Dr. Sulmasy is an internist and an ethicist. His research interests encompass both theoretical and empirical investigations of the ethics of end-of-life decision-making, cost-containment, and spirituality in medicine. He has done extensive work on the role of intention in medical action, especially related to the rule of double effect and the distinction between killing and allowing to die. He is also interested in the philosophy of medicine and the logic of diagnostic and therapeutic reasoning. His work in spirituality is focused primarily on the spiritual dimensions of medical practice. His empirical studies have explored topics such as decision-making by surrogates on behalf of patients who are nearing death, and informed consent. He is the inaugural Andre Hellegers Professor of Biomedical Ethics at Georgetown University, Washington, DC with a joint appointment in Medicine and Philosophy, and serves as a Senior Research Scholar in the Kennedy Institute of Ethics and in the Pellegrino Center for Clinical Bioethics. He continues to practice medicine as a member of the University faculty practice. He completed his residency, chief residency, and post-doctoral fellowship at the Johns Hopkins Hospital. He has previously taught at the University of Chicago and New York Medical College. A Franciscan Friar for over 25 years, he was dispensed from vows and married in 2012. He has served on numerous governmental advisory committees, and was appointed to the Presidential Commission for the Study of Bioethical Issues by President Obama in 2010. He is the author or editor of six books: The Healer’s Calling (1997), Methods in Medical Ethics (2001; 2nd ed. 2010), The Rebirth of the Clinic (2006), A Balm for Gilead (2006), Safe Passage: A Global Spiritual Sourcebook for Care at the End of Life (2014) and Francis the Leper: Faith, Medicine, Theology, and Science (2014). He is also editor-in-chief of the journal Theoretical Medicine and Bioethics.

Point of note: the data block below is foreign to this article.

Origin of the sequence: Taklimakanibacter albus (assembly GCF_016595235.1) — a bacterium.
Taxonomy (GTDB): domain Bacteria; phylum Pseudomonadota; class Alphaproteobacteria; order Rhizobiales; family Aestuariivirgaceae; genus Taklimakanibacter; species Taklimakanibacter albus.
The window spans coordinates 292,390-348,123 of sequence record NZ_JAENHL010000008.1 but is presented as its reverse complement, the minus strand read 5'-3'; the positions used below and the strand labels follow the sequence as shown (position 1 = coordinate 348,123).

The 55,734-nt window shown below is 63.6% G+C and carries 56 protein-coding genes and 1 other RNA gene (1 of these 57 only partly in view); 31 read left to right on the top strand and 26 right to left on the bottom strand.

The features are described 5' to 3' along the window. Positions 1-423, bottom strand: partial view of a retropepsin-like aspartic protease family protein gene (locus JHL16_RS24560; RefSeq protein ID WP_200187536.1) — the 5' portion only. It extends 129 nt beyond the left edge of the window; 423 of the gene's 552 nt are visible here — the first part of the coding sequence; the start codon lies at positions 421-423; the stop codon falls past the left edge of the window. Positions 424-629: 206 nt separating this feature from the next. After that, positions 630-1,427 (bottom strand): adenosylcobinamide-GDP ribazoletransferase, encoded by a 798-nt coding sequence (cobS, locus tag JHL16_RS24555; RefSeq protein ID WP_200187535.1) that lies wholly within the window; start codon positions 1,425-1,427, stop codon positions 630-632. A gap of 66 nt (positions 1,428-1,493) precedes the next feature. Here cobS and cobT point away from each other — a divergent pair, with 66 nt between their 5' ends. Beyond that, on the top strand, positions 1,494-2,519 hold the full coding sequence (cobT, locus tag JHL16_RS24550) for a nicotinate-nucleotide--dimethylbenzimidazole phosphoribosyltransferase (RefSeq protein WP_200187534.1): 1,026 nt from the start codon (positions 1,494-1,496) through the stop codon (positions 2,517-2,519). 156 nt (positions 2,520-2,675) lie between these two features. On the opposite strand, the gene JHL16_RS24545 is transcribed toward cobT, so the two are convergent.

Dying is part of living. Whatever lives, dies. This is as true for human beings as it is for amoebae. A project concerning the enhancement of life must therefore take account of death or else it risks ignoring perhaps the most salient feature of the phenomenon of life.